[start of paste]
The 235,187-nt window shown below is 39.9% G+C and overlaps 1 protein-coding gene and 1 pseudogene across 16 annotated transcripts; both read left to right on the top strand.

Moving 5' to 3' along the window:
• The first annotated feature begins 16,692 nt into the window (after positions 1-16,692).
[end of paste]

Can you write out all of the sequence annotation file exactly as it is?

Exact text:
The 235,187-nt window shown below is 39.9% G+C and overlaps 1 protein-coding gene and 1 pseudogene across 16 annotated transcripts; both read left to right on the top strand.

Moving 5' to 3' along the window:
• The first annotated feature begins 16,692 nt into the window (after positions 1-16,692).